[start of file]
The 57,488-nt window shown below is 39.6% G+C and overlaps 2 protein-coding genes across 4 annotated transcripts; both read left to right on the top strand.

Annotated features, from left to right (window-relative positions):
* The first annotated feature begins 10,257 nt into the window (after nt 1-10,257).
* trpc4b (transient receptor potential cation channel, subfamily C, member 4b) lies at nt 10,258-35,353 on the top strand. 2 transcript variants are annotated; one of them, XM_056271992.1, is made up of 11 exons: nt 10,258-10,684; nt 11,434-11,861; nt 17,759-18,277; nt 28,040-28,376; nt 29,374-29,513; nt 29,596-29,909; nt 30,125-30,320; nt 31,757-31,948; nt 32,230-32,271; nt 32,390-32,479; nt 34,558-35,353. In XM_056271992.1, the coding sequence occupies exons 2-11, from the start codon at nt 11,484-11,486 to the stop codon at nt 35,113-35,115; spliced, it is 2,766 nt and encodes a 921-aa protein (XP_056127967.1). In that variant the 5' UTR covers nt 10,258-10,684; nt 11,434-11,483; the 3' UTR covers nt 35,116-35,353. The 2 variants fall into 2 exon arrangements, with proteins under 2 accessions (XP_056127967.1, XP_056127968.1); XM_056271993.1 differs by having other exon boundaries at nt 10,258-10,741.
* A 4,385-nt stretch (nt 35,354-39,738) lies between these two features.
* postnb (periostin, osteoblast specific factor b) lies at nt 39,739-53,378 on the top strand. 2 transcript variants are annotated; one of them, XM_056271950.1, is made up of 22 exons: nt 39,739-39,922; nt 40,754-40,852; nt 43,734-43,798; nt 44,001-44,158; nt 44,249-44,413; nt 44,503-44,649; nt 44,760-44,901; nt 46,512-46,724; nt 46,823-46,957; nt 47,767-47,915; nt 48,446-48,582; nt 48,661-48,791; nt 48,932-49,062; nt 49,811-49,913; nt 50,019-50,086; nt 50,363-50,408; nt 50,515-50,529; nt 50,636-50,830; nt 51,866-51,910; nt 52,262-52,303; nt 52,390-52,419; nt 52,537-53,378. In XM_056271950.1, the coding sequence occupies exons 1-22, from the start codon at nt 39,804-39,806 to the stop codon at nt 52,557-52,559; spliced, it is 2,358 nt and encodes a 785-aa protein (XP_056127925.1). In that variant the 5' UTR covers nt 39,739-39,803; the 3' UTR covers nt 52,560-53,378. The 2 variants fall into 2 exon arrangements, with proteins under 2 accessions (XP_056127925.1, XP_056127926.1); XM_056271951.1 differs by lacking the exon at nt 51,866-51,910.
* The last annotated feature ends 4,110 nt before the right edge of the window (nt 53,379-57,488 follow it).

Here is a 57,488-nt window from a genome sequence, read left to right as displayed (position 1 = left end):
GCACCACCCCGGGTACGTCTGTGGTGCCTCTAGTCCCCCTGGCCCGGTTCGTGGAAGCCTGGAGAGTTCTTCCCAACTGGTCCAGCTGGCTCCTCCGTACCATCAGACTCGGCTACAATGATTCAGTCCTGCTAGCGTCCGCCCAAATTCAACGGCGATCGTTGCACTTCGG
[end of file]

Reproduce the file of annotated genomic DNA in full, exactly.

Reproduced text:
The 57,488-nt window shown below is 39.6% G+C and overlaps 2 protein-coding genes across 4 annotated transcripts; both read left to right on the top strand.

Annotated features, from left to right (window-relative positions):
* The first annotated feature begins 10,257 nt into the window (after nt 1-10,257).
* trpc4b (transient receptor potential cation channel, subfamily C, member 4b) lies at nt 10,258-35,353 on the top strand. 2 transcript variants are annotated; one of them, XM_056271992.1, is made up of 11 exons: nt 10,258-10,684; nt 11,434-11,861; nt 17,759-18,277; nt 28,040-28,376; nt 29,374-29,513; nt 29,596-29,909; nt 30,125-30,320; nt 31,757-31,948; nt 32,230-32,271; nt 32,390-32,479; nt 34,558-35,353. In XM_056271992.1, the coding sequence occupies exons 2-11, from the start codon at nt 11,484-11,486 to the stop codon at nt 35,113-35,115; spliced, it is 2,766 nt and encodes a 921-aa protein (XP_056127967.1). In that variant the 5' UTR covers nt 10,258-10,684; nt 11,434-11,483; the 3' UTR covers nt 35,116-35,353. The 2 variants fall into 2 exon arrangements, with proteins under 2 accessions (XP_056127967.1, XP_056127968.1); XM_056271993.1 differs by having other exon boundaries at nt 10,258-10,741.
* A 4,385-nt stretch (nt 35,354-39,738) lies between these two features.
* postnb (periostin, osteoblast specific factor b) lies at nt 39,739-53,378 on the top strand. 2 transcript variants are annotated; one of them, XM_056271950.1, is made up of 22 exons: nt 39,739-39,922; nt 40,754-40,852; nt 43,734-43,798; nt 44,001-44,158; nt 44,249-44,413; nt 44,503-44,649; nt 44,760-44,901; nt 46,512-46,724; nt 46,823-46,957; nt 47,767-47,915; nt 48,446-48,582; nt 48,661-48,791; nt 48,932-49,062; nt 49,811-49,913; nt 50,019-50,086; nt 50,363-50,408; nt 50,515-50,529; nt 50,636-50,830; nt 51,866-51,910; nt 52,262-52,303; nt 52,390-52,419; nt 52,537-53,378. In XM_056271950.1, the coding sequence occupies exons 1-22, from the start codon at nt 39,804-39,806 to the stop codon at nt 52,557-52,559; spliced, it is 2,358 nt and encodes a 785-aa protein (XP_056127925.1). In that variant the 5' UTR covers nt 39,739-39,803; the 3' UTR covers nt 52,560-53,378. The 2 variants fall into 2 exon arrangements, with proteins under 2 accessions (XP_056127925.1, XP_056127926.1); XM_056271951.1 differs by lacking the exon at nt 51,866-51,910.
* The last annotated feature ends 4,110 nt before the right edge of the window (nt 53,379-57,488 follow it).

Here is a 57,488-nt window from a genome sequence, read left to right as displayed (position 1 = left end):
GCACCACCCCGGGTACGTCTGTGGTGCCTCTAGTCCCCCTGGCCCGGTTCGTGGAAGCCTGGAGAGTTCTTCCCAACTGGTCCAGCTGGCTCCTCCGTACCATCAGACTCGGCTACAATGATTCAGTCCTGCTAGCGTCCGCCCAAATTCAACGGCGATCGTTGCACTTCGG